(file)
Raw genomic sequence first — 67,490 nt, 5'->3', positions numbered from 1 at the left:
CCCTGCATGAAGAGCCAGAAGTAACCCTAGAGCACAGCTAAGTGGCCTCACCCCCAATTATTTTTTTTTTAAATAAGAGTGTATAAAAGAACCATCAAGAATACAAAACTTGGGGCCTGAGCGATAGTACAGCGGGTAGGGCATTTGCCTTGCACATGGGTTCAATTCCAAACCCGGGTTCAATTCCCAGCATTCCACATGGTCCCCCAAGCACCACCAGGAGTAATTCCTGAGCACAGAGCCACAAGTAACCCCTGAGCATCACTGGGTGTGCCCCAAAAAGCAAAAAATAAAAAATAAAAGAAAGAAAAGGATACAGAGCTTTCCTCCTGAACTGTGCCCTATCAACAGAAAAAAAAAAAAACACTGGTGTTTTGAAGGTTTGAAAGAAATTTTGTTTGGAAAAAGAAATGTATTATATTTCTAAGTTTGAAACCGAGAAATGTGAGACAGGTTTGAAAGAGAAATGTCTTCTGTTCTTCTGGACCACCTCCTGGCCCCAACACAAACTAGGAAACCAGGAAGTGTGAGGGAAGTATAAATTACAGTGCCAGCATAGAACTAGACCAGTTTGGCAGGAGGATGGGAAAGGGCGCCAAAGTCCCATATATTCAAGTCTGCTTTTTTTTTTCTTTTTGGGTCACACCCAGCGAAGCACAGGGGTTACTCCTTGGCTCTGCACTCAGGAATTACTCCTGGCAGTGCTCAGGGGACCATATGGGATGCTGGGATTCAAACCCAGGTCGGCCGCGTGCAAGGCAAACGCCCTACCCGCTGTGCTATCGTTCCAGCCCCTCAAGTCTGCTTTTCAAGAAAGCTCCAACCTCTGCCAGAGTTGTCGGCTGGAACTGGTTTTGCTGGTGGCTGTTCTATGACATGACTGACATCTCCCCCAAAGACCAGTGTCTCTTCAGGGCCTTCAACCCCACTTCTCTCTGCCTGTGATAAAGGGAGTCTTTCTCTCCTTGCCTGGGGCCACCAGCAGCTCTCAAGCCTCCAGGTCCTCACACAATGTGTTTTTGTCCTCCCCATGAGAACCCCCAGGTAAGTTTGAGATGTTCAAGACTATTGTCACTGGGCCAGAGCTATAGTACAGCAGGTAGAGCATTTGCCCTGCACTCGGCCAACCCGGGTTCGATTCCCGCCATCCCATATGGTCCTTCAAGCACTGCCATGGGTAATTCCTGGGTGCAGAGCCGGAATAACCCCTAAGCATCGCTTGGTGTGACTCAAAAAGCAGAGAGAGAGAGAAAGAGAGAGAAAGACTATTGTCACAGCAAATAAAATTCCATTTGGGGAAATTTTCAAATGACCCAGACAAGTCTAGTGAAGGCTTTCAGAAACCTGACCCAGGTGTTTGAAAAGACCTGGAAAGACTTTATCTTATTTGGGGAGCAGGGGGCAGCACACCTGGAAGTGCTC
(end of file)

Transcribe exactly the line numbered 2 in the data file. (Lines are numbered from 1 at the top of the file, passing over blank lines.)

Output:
CCCTGCATGAAGAGCCAGAAGTAACCCTAGAGCACAGCTAAGTGGCCTCACCCCCAATTATTTTTTTTTTAAATAAGAGTGTATAAAAGAACCATCAAGAATACAAAACTTGGGGCCTGAGCGATAGTACAGCGGGTAGGGCATTTGCCTTGCACATGGGTTCAATTCCAAACCCGGGTTCAATTCCCAGCATTCCACATGGTCCCCCAAGCACCACCAGGAGTAATTCCTGAGCACAGAGCCACAAGTAACCCCTGAGCATCACTGGGTGTGCCCCAAAAAGCAAAAAATAAAAAATAAAAGAAAGAAAAGGATACAGAGCTTTCCTCCTGAACTGTGCCCTATCAACAGAAAAAAAAAAAAACACTGGTGTTTTGAAGGTTTGAAAGAAATTTTGTTTGGAAAAAGAAATGTATTATATTTCTAAGTTTGAAACCGAGAAATGTGAGACAGGTTTGAAAGAGAAATGTCTTCTGTTCTTCTGGACCACCTCCTGGCCCCAACACAAACTAGGAAACCAGGAAGTGTGAGGGAAGTATAAATTACAGTGCCAGCATAGAACTAGACCAGTTTGGCAGGAGGATGGGAAAGGGCGCCAAAGTCCCATATATTCAAGTCTGCTTTTTTTTTTCTTTTTGGGTCACACCCAGCGAAGCACAGGGGTTACTCCTTGGCTCTGCACTCAGGAATTACTCCTGGCAGTGCTCAGGGGACCATATGGGATGCTGGGATTCAAACCCAGGTCGGCCGCGTGCAAGGCAAACGCCCTACCCGCTGTGCTATCGTTCCAGCCCCTCAAGTCTGCTTTTCAAGAAAGCTCCAACCTCTGCCAGAGTTGTCGGCTGGAACTGGTTTTGCTGGTGGCTGTTCTATGACATGACTGACATCTCCCCCAAAGACCAGTGTCTCTTCAGGGCCTTCAACCCCACTTCTCTCTGCCTGTGATAAAGGGAGTCTTTCTCTCCTTGCCTGGGGCCACCAGCAGCTCTCAAGCCTCCAGGTCCTCACACAATGTGTTTTTGTCCTCCCCATGAGAACCCCCAGGTAAGTTTGAGATGTTCAAGACTATTGTCACTGGGCCAGAGCTATAGTACAGCAGGTAGAGCATTTGCCCTGCACTCGGCCAACCCGGGTTCGATTCCCGCCATCCCATATGGTCCTTCAAGCACTGCCATGGGTAATTCCTGGGTGCAGAGCCGGAATAACCCCTAAGCATCGCTTGGTGTGACTCAAAAAGCAGAGAGAGAGAGAAAGAGAGAGAAAGACTATTGTCACAGCAAATAAAATTCCATTTGGGGAAATTTTCAAATGACCCAGACAAGTCTAGTGAAGGCTTTCAGAAACCTGACCCAGGTGTTTGAAAAGACCTGGAAAGACTTTATCTTATTTGGGGAGCAGGGGGCAGCACACCTGGAAGTGCTC